Pipes also complains the textbook promotes Islamic doctrines as objective fact and presents a distorted image of Muslims: "Jihad, which means 'sacred war,' turns into a struggle mainly 'to do one's best to resist temptation and overcome evil.'"
"Learning about Islam is a wonderful thing," Pipes writes, "but students, especially in public schools, should approach Islam in a critical fashion – learning the bad as well as the good, the archaic as well as the modern."
In the company release, Collin Earnst, director of media relations for Houghton Mifflin responded to Pipes' attacks, calling them "based on misinformation" and arguing, "Most of the accusations ... made in Mr. Pipes' editorial about omissions or interpretations of the text ... are based on his own bias and his choice to cite passages out-of-context."
Earnst explains that a "multi-cultural and multi-faith panel of scholars reviewed and approved 'Across the Centuries' before publication" and that the text is part of a two-book series developed for the state of California that covers specific topics mandated and outlined by the state board of education. As per California state standards, "the dawn of the major Western and non-Western ancient civilizations, including the origins of Judaism, Hinduism, Buddhism and Christianity" are dealt with in the text used in grade six.
But one award-winning seventh-grade history teacher from the San Francisco Bay Area, who asked not to be identified for fear of reprisal, told National Review Online, that the role of Christianity in world civilization is studied primarily in grades seven and 10 in California public schools and that "at no point in either grade is the role of Christianity as cogently, thoroughly or engagingly described in the state history texts as Islam."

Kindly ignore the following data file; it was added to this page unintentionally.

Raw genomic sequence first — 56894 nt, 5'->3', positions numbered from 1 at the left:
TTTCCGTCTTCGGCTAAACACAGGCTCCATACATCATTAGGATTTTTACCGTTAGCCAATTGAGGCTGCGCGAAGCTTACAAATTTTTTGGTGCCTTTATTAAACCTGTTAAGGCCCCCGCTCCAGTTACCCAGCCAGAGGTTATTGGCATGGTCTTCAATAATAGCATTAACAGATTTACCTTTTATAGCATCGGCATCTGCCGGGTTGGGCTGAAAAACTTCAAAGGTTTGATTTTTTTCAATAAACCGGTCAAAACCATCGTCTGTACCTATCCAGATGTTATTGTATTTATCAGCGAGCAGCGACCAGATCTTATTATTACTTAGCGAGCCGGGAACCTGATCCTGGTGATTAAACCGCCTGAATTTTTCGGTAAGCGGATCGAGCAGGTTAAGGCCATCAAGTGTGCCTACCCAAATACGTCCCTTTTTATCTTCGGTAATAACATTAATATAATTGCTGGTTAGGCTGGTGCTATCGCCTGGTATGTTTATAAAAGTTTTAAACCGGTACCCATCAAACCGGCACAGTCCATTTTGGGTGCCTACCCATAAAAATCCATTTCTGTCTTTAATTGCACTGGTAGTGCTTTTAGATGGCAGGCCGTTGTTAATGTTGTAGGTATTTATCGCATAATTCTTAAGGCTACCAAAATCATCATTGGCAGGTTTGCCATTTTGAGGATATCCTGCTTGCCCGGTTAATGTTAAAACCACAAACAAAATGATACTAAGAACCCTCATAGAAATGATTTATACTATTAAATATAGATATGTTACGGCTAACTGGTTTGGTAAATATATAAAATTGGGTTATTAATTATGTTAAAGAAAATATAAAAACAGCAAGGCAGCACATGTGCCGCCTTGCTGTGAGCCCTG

Earnst further defends the textbook by explaining, "As directed by the state of California, these books were to be written with 'Historical Empathy.' Thus, the textbooks do not focus on accounts of violence, cruelty or hatred on the part of any religion. In accordance with California state standards, 'Across the Centuries' focuses on how the beliefs of certain cultures help shape their motivation and their effect on history."
"The text does in fact mention instances of Muslim religious intolerance (chapter 4, page 81), just as it cites early missionary work and imperialism, as well as the Crusades and intolerance by the Christians," Earnst points out.
According to Earnst, the meaning of the word "jihad" was "clarified" based on the recommendation of the multi-cultural and multi-faith panel of scholars (including Judaic and Christian scholars).
"Often misunderstood, this word means 'to struggle or to do one's best to resist temptation and overcome evil.' ... Many Americans have come to see the word 'jihad' as some Islamic fundamentalists use it, as a right or a mission to kill and destroy. However, the vast majority of Muslims do not share this view, and assert that a 'jihad' is not necessarily an act of violence," said Earnst.
National Review Online reports the Bay Area social-studies teacher credits activism on the part of California Muslims for the way Islam is presented in the textbook: "The local Muslim community makes it a point to attend social-studies teachers' conventions to share teaching aids, and they also offer free guest speakers for the classroom."
Shroder disputes Houghton Mifflin's defense of its textbook and remains steadfast in her view of the book: "'Across the Centuries' is a shameless example of how far a textbook company will go to pervert the truth and display it in a manner [that] would appeal and draw children into a violent religion. Under the banner of 'tolerance' they have completely rewritten a religion."